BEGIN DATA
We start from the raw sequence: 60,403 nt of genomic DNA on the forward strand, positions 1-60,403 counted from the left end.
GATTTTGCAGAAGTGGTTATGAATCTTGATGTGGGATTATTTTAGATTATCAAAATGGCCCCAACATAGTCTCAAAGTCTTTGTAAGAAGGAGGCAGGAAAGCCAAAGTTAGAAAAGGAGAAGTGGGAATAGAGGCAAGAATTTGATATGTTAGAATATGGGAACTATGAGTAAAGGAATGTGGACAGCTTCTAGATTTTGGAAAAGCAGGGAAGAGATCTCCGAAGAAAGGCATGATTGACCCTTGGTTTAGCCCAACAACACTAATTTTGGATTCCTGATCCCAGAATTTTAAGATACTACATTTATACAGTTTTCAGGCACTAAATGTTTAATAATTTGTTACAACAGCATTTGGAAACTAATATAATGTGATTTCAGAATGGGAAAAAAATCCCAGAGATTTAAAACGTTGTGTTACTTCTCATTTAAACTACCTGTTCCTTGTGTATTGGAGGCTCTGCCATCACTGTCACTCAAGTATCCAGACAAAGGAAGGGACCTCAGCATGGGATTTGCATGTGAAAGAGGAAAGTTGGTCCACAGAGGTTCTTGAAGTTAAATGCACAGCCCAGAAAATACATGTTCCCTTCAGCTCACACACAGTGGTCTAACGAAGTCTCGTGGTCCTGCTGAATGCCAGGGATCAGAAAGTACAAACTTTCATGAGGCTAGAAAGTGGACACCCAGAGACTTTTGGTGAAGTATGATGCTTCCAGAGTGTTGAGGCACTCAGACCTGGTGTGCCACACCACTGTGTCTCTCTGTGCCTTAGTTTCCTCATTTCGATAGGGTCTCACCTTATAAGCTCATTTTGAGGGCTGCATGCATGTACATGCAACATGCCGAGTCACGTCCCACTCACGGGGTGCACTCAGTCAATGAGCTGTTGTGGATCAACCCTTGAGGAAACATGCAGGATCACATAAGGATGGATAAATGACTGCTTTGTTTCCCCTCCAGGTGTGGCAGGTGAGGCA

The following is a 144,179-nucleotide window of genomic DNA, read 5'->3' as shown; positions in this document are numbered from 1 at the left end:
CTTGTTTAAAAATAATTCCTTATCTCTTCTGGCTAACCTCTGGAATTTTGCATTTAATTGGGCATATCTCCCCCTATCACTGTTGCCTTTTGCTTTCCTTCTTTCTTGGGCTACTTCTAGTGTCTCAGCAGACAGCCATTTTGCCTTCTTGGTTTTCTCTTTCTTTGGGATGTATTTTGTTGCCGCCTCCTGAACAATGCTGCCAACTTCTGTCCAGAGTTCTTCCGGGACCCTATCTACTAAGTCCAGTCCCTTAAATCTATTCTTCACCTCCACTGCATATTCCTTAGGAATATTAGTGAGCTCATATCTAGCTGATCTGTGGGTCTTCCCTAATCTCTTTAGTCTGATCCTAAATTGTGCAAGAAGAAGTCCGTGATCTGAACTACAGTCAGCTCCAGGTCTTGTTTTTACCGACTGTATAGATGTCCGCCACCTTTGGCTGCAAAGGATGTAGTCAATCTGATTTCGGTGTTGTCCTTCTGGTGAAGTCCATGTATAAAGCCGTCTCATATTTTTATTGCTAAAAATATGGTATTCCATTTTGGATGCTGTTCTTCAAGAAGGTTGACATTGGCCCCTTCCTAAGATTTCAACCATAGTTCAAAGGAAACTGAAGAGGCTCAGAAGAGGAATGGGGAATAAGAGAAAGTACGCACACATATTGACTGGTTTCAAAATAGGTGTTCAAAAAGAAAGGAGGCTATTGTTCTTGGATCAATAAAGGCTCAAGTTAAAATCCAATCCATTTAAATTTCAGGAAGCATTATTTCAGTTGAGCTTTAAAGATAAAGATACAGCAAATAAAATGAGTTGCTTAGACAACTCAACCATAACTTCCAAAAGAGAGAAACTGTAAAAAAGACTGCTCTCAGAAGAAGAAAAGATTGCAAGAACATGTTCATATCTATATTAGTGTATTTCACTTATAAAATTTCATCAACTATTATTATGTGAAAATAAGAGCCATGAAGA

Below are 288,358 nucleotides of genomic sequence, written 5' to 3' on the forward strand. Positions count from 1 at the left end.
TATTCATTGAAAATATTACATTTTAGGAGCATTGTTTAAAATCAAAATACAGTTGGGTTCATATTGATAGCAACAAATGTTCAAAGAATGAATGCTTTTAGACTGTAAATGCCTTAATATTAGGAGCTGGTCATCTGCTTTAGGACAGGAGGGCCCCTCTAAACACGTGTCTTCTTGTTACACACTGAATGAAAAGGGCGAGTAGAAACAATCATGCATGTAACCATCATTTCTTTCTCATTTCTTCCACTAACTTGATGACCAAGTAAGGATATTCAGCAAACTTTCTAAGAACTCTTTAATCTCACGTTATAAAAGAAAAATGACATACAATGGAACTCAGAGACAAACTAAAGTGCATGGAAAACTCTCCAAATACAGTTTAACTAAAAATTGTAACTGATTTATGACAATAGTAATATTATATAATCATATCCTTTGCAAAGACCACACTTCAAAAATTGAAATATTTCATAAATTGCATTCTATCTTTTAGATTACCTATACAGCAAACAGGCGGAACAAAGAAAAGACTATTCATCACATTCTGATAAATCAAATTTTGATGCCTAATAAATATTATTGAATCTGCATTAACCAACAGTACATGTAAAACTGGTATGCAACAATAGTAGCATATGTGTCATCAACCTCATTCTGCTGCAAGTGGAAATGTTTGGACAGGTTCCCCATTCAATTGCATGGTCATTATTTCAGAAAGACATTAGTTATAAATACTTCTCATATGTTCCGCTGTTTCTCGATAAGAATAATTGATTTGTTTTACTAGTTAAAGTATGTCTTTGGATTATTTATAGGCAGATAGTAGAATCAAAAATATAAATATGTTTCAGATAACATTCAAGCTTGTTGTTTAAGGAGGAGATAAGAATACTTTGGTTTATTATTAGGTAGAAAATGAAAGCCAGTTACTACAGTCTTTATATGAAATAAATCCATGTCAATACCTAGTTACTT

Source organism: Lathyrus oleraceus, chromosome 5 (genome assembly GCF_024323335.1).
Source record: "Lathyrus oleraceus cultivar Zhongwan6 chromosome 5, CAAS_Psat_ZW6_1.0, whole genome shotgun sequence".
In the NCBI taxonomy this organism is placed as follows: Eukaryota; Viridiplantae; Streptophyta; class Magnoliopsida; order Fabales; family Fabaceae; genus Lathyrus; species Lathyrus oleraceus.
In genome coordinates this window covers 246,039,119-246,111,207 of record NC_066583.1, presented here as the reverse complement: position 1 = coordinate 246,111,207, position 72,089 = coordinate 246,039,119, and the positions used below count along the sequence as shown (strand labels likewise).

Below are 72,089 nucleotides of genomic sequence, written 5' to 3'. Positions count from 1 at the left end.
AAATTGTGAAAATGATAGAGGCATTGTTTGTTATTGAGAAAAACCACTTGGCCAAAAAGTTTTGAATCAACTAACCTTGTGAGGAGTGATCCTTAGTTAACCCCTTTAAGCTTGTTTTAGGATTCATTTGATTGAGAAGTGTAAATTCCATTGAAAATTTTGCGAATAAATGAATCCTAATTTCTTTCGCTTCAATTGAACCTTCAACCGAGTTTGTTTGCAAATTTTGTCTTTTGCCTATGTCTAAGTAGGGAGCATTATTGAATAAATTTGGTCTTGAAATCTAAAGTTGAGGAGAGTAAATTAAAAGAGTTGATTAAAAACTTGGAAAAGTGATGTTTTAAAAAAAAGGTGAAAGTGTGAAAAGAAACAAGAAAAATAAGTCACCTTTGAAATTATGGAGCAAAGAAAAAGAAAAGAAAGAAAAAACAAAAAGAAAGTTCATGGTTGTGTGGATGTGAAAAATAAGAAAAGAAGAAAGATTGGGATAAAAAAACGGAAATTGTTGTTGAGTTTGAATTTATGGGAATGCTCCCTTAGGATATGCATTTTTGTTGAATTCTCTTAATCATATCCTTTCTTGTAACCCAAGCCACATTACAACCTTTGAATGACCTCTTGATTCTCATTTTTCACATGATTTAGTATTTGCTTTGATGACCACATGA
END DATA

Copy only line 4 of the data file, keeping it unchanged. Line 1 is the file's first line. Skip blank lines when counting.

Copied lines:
CTTGTTTAAAAATAATTCCTTATCTCTTCTGGCTAACCTCTGGAATTTTGCATTTAATTGGGCATATCTCCCCCTATCACTGTTGCCTTTTGCTTTCCTTCTTTCTTGGGCTACTTCTAGTGTCTCAGCAGACAGCCATTTTGCCTTCTTGGTTTTCTCTTTCTTTGGGATGTATTTTGTTGCCGCCTCCTGAACAATGCTGCCAACTTCTGTCCAGAGTTCTTCCGGGACCCTATCTACTAAGTCCAGTCCCTTAAATCTATTCTTCACCTCCACTGCATATTCCTTAGGAATATTAGTGAGCTCATATCTAGCTGATCTGTGGGTCTTCCCTAATCTCTTTAGTCTGATCCTAAATTGTGCAAGAAGAAGTCCGTGATCTGAACTACAGTCAGCTCCAGGTCTTGTTTTTACCGACTGTATAGATGTCCGCCACCTTTGGCTGCAAAGGATGTAGTCAATCTGATTTCGGTGTTGTCCTTCTGGTGAAGTCCATGTATAAAGCCGTCTCATATTTTTATTGCTAAAAATATGGTATTCCATTTTGGATGCTGTTCTTCAAGAAGGTTGACATTGGCCCCTTCCTAAGATTTCAACCATAGTTCAAAGGAAACTGAAGAGGCTCAGAAGAGGAATGGGGAATAAGAGAAAGTACGCACACATATTGACTGGTTTCAAAATAGGTGTTCAAAAAGAAAGGAGGCTATTGTTCTTGGATCAATAAAGGCTCAAGTTAAAATCCAATCCATTTAAATTTCAGGAAGCATTATTTCAGTTGAGCTTTAAAGATAAAGATACAGCAAATAAAATGAGTTGCTTAGACAACTCAACCATAACTTCCAAAAGAGAGAAACTGTAAAAAAGACTGCTCTCAGAAGAAGAAAAGATTGCAAGAACATGTTCATATCTATATTAGTGTATTTCACTTATAAAATTTCATCAACTATTATTATGTGAAAATAAGAGCCATGAAGA